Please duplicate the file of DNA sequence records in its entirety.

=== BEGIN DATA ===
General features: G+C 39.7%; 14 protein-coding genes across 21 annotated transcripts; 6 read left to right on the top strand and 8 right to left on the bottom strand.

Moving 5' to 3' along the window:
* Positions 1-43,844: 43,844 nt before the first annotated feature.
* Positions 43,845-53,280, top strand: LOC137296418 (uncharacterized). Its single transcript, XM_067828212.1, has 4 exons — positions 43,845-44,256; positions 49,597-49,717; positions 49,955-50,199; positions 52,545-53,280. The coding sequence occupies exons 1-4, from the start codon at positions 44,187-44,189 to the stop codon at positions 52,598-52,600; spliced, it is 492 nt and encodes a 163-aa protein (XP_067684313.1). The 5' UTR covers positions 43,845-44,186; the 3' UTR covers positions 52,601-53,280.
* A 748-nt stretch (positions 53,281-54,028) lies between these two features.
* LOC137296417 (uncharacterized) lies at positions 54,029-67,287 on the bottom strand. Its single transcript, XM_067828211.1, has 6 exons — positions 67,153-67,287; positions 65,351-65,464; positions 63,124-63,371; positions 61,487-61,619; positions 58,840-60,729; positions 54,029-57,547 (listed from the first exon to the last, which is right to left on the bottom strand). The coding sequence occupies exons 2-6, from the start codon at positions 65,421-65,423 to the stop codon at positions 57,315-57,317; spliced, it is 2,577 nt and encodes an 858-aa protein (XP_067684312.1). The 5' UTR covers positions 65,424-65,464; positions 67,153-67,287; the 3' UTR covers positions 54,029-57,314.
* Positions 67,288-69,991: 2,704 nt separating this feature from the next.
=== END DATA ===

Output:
General features: G+C 39.7%; 14 protein-coding genes across 21 annotated transcripts; 6 read left to right on the top strand and 8 right to left on the bottom strand.

Moving 5' to 3' along the window:
* Positions 1-43,844: 43,844 nt before the first annotated feature.
* Positions 43,845-53,280, top strand: LOC137296418 (uncharacterized). Its single transcript, XM_067828212.1, has 4 exons — positions 43,845-44,256; positions 49,597-49,717; positions 49,955-50,199; positions 52,545-53,280. The coding sequence occupies exons 1-4, from the start codon at positions 44,187-44,189 to the stop codon at positions 52,598-52,600; spliced, it is 492 nt and encodes a 163-aa protein (XP_067684313.1). The 5' UTR covers positions 43,845-44,186; the 3' UTR covers positions 52,601-53,280.
* A 748-nt stretch (positions 53,281-54,028) lies between these two features.
* LOC137296417 (uncharacterized) lies at positions 54,029-67,287 on the bottom strand. Its single transcript, XM_067828211.1, has 6 exons — positions 67,153-67,287; positions 65,351-65,464; positions 63,124-63,371; positions 61,487-61,619; positions 58,840-60,729; positions 54,029-57,547 (listed from the first exon to the last, which is right to left on the bottom strand). The coding sequence occupies exons 2-6, from the start codon at positions 65,421-65,423 to the stop codon at positions 57,315-57,317; spliced, it is 2,577 nt and encodes an 858-aa protein (XP_067684312.1). The 5' UTR covers positions 65,424-65,464; positions 67,153-67,287; the 3' UTR covers positions 54,029-57,314.
* Positions 67,288-69,991: 2,704 nt separating this feature from the next.